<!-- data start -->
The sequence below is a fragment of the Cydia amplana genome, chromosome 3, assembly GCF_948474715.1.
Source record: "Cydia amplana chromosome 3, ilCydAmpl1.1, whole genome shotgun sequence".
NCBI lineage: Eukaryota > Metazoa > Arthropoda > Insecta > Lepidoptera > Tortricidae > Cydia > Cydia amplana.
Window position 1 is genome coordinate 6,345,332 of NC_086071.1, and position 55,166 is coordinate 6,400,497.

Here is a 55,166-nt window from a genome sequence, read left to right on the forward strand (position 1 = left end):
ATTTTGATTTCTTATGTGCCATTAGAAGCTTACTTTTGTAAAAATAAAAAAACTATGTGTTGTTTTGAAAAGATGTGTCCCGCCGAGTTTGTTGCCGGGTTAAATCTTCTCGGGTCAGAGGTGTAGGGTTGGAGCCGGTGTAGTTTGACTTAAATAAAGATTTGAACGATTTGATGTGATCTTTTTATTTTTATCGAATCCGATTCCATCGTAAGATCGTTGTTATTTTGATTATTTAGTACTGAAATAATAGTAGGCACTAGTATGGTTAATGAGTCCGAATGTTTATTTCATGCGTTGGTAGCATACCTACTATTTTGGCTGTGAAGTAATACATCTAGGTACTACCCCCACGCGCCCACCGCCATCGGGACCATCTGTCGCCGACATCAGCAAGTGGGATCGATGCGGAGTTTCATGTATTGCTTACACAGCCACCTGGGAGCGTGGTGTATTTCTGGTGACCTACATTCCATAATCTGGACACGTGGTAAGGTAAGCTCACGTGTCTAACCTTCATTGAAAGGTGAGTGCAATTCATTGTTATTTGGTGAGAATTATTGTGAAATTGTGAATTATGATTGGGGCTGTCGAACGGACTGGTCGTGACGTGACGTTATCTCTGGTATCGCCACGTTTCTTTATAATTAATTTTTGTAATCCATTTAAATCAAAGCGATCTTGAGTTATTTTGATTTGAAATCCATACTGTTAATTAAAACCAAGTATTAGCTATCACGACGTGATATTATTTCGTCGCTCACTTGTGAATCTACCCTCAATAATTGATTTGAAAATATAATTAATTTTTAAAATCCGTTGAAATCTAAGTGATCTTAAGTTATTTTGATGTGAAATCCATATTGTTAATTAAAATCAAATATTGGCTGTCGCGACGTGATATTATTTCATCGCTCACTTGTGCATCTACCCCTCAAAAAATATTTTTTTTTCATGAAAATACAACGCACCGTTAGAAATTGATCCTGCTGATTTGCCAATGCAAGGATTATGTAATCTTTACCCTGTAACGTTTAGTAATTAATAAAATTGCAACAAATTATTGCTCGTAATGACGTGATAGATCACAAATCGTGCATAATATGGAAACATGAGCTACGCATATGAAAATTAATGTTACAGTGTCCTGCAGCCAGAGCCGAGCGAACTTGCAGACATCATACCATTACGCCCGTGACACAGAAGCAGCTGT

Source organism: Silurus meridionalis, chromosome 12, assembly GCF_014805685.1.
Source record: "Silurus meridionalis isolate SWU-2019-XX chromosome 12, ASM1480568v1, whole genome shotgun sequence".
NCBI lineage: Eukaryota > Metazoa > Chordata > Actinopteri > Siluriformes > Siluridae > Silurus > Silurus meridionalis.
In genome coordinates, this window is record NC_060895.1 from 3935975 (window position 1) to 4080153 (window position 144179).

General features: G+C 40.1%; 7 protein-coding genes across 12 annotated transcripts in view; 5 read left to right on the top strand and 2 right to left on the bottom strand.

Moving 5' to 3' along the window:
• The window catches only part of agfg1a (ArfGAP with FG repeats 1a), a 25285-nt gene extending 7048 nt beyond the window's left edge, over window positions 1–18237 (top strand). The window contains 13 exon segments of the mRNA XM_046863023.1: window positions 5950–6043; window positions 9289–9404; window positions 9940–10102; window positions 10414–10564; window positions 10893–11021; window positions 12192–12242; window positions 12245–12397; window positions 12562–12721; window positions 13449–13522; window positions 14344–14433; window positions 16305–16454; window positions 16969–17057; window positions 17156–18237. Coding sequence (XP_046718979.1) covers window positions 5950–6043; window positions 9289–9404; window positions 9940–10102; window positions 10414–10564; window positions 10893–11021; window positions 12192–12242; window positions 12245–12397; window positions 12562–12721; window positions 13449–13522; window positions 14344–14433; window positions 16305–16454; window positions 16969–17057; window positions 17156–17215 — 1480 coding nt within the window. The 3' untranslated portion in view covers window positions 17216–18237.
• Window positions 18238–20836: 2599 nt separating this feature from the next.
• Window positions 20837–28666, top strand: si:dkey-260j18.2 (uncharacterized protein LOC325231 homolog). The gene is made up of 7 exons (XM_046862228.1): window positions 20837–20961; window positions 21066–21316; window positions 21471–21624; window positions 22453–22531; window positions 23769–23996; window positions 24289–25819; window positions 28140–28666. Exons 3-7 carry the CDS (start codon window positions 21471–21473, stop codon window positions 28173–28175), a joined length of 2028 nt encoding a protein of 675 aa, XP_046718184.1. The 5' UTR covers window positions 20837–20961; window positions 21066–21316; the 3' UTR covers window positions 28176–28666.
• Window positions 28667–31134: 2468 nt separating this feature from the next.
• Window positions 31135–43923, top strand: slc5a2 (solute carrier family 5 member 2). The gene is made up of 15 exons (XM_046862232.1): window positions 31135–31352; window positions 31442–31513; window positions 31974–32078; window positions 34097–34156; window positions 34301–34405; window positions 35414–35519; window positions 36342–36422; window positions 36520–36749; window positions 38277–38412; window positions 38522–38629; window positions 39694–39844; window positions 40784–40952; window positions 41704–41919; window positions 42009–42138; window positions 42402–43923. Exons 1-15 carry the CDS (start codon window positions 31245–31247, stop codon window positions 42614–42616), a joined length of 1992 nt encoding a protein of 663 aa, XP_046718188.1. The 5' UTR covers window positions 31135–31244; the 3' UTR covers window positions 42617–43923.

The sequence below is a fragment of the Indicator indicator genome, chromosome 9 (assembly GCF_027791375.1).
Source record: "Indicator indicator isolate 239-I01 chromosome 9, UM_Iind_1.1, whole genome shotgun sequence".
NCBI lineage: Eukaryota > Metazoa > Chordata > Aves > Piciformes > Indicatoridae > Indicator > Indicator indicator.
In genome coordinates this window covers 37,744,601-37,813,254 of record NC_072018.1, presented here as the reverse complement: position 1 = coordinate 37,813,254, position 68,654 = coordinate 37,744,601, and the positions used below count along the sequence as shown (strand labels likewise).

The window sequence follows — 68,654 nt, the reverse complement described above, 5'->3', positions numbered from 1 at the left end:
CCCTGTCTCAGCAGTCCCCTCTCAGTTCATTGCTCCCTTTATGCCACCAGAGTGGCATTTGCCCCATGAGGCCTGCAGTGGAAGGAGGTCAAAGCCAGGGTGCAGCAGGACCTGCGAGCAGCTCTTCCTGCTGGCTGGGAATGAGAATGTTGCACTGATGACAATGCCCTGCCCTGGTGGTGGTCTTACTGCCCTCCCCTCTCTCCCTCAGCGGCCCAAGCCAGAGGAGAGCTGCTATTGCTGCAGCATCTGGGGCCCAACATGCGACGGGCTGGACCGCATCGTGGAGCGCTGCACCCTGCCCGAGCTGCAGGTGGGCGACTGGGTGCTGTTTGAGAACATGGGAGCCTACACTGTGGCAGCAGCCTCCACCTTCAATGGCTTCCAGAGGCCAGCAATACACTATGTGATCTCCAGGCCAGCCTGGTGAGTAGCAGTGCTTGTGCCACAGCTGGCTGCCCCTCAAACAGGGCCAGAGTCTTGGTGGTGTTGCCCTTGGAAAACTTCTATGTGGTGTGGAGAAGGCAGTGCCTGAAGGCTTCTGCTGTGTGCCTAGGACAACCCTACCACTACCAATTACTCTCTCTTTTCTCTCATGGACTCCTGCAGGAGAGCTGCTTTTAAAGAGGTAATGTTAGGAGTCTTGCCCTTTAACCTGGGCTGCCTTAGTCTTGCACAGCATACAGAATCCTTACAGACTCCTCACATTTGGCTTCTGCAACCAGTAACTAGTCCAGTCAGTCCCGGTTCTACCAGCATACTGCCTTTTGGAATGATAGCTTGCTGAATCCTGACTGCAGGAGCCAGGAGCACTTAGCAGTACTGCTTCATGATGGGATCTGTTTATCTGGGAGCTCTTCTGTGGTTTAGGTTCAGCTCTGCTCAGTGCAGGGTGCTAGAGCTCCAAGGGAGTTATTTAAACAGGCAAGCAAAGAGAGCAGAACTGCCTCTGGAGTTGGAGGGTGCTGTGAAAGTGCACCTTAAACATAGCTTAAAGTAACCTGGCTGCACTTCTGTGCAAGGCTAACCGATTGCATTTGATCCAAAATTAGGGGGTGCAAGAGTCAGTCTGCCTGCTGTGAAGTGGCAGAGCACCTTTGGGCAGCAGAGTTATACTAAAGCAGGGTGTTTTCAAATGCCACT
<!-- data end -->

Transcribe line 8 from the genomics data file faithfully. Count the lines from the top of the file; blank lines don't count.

Source record: "Silurus meridionalis isolate SWU-2019-XX chromosome 12, ASM1480568v1, whole genome shotgun sequence".